I got to teach, it was a one-semesterelective psych course. It gave me a better understanding of psychology than I've ever had as a student. And I was also an intern teaching middle school history and high school English throughout that year.

Ryan Bell:

:

I was just going to add, I think there's a little bit of a pattern here. Seth isn't he maybe the second or third person that has answered that question was psychology as what they would teach?

Seth Heckaman:

:

Yeah, it's pretty common.

Ryan Bell:

:

It is, yeah. Interesting.

RJ Adler:

:

It's cool. It's cool stuff.

Ryan Bell:

:

Okay, next question. Who is your favorite band or musician right now?

RJ Adler:

:

I'm going to say Lake Street Dive. They're just groovy.

Seth Heckaman:

:

I'm not cool enough to know who that is, what's the genre if it can be defined?

RJ Adler:

:

They're like funk meets a rock band. The lead singer is a woman named Rachel Price. She's this, like, amazing alto. And but all of them together, just make a fantastic, fantastic group. They've got a great song about selfies called Bad Self Portraits.

Seth Heckaman:

:

We'll be looking them up. A favorite question here on Construction Disruption. Do you prefer the top or bottom half of the bagel?

RJ Adler:

:

Top, I want the flavor and plain bagels are ridiculous. I don't understand why anyone would make a plain bagel. It's like making a cider donut without sugar on it.

Seth Heckaman:

:

A plain bagel is the perfect cream cheese delivery device. Maybe that's why I like the bottom, I guess. I don't know.

Ryan Bell:

:

I like everything bagels.

Seth Heckaman:

:

There you go.

Ryan Bell:

:

What is your bucket list vacation?

RJ Adler:

:

I'm going to say going to the Azores, because that's where my wife and I were planning to go on our honeymoon. And we had we're planning our wedding for the summer of 2020. And then, well, that didn't work. Fortunately, we were able to have a wedding last summer, but we skipped the Azores piece.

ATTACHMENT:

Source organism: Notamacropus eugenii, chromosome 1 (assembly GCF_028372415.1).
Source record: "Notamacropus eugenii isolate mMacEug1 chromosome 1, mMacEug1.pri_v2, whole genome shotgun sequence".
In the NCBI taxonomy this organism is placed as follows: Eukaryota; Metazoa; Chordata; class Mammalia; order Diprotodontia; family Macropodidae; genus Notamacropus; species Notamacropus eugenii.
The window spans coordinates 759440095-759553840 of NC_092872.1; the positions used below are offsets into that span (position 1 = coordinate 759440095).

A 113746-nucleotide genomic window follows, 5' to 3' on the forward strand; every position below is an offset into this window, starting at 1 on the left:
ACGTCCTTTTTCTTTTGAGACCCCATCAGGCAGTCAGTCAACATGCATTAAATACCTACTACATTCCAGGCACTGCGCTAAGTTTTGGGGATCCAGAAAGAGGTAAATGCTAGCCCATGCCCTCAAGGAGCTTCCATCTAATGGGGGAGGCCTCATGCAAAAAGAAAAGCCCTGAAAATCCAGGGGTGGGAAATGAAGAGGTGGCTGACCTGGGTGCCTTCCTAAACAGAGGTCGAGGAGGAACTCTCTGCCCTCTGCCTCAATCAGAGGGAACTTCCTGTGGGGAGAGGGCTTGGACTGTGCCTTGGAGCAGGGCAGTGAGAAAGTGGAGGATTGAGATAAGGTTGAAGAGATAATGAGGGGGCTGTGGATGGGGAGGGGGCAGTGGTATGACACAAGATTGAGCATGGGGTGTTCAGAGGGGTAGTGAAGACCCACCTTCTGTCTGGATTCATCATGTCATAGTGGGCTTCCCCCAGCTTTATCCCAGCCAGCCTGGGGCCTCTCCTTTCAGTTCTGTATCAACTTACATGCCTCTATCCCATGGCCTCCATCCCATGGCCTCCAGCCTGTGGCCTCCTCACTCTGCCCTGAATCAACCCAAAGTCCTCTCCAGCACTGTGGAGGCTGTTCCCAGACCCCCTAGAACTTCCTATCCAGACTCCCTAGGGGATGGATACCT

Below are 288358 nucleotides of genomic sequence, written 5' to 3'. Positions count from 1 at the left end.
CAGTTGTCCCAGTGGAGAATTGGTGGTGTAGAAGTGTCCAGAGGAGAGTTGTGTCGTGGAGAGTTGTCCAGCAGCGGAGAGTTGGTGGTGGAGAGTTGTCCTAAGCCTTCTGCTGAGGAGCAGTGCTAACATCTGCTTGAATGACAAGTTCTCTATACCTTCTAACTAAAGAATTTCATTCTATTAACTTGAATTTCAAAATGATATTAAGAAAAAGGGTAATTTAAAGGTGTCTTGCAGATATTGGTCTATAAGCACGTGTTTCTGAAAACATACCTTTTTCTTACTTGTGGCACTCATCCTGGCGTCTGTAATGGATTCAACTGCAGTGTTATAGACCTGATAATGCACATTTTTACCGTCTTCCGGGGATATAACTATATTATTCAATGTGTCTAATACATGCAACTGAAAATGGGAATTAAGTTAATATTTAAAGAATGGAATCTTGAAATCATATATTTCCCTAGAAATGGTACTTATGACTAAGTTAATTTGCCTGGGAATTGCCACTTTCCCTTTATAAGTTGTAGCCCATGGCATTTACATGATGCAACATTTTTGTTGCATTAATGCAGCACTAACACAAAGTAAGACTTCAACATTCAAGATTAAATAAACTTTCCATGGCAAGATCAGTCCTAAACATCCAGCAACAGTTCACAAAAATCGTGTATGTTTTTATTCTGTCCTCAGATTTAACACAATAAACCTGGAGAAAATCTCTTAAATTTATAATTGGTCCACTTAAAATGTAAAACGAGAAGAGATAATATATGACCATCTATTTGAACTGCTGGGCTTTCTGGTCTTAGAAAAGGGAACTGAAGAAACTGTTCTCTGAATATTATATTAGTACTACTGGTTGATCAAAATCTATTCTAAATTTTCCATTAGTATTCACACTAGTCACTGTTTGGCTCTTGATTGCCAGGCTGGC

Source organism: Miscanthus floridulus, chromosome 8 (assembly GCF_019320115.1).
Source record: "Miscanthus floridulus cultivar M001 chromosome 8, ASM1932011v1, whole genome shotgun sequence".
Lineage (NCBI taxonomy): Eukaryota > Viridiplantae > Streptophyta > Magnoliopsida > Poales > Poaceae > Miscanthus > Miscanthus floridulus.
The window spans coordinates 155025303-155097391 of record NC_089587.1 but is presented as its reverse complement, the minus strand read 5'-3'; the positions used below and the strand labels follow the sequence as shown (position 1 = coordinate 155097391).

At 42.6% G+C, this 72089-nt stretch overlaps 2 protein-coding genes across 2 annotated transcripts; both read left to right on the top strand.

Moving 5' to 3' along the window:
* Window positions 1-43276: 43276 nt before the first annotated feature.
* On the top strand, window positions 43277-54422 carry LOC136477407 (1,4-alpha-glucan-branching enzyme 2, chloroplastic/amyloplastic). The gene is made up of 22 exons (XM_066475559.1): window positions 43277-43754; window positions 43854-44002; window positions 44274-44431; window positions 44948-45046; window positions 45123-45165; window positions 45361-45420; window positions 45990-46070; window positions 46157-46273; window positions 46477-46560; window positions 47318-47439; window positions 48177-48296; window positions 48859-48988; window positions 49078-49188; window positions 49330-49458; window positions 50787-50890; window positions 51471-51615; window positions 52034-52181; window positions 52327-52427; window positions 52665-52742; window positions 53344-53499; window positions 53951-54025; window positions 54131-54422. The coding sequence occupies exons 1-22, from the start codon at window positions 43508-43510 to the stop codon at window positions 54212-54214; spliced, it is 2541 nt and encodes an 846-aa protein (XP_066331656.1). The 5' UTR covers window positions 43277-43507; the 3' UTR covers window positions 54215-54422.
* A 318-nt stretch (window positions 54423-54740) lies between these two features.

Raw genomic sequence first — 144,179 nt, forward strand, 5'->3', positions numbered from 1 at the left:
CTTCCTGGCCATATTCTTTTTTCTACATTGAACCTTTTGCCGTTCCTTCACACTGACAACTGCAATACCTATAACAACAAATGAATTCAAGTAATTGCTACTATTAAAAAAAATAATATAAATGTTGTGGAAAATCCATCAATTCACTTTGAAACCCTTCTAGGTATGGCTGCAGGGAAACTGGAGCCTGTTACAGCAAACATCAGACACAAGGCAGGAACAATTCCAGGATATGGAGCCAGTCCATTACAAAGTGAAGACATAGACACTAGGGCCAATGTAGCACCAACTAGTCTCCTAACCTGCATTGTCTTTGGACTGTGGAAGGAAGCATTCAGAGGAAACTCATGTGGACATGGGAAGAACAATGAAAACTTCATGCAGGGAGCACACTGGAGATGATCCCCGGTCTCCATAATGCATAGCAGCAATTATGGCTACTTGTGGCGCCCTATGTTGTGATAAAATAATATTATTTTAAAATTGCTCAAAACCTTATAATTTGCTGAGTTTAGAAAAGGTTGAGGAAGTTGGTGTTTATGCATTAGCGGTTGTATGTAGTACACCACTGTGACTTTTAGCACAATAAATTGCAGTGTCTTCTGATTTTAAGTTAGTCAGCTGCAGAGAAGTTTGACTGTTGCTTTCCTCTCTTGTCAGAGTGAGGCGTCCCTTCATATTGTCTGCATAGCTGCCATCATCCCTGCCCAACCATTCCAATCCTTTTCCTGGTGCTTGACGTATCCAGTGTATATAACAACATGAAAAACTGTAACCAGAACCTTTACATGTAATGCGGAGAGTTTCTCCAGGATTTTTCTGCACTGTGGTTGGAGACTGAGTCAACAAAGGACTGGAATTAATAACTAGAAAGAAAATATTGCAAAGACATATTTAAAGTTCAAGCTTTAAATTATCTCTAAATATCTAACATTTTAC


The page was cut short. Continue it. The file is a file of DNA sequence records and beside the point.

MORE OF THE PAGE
Seth Heckaman:

:

So I'm embarrassed to ask, where is where's the Azores?

RJ Adler:

:

There there are a series of islands right off of Portugal. It's only like a five-hourflight from Boston. And apparently,we've had a few friends that have gone there. I guess my bucket list vacation is really just my honeymoon. I would love to be able to take one someday, but now that we're having a kid, it won't happen for another 20 years.

Seth Heckaman:

:

So last question. Number seven, what is the worst advice you've ever received?

RJ Adler:

:

Oh, man, I don't know that I remember. I'm going to go with smell this.

Ryan Bell:

:

That's a good answer.

Seth Heckaman:

:

Yeah, for sure. RJ, thank you so much. This has been great, a real pleasure. Is there anything we haven't covered today that you'd like to share before we wrap up?

RJ Adler:

:

No. I mean, I'd say, you know, obviously, if folks are interested, feel free to reach out. WheelPad.com, rj@wheelpad.com Is where you find me. Thank you guys so much for putting this podcast together. I'd say disruption is one of the things that I'm most excited about. And so a podcast that's all about disruption in my industry is, is super rad. And I'll be singing your song as much as I can to other folks. And I look forward to being acontinued listener.

RJ Adler:

:

Seth Heckaman: Well, thank you will be singing yours. Really appreciate and inspired by what you all are doing. So thanks so much. And thank you all for listening today to this episode of Construction Disruption with RJ Adler of the Innovative WheelPad Company. This has been very informative to hear how you saw a need and set out to meet it. Please watch for future episodes of our podcast. We have more great guests on tap. And don't forget to leave a review on Apple Podcasts or YouTube. Until then, change the world for someone. Make them smile, encourage them. Two of the most powerful things we can do to change the world. God bless, take care. This is Isaiah Industries signing off until the next episode of Construction Disruption.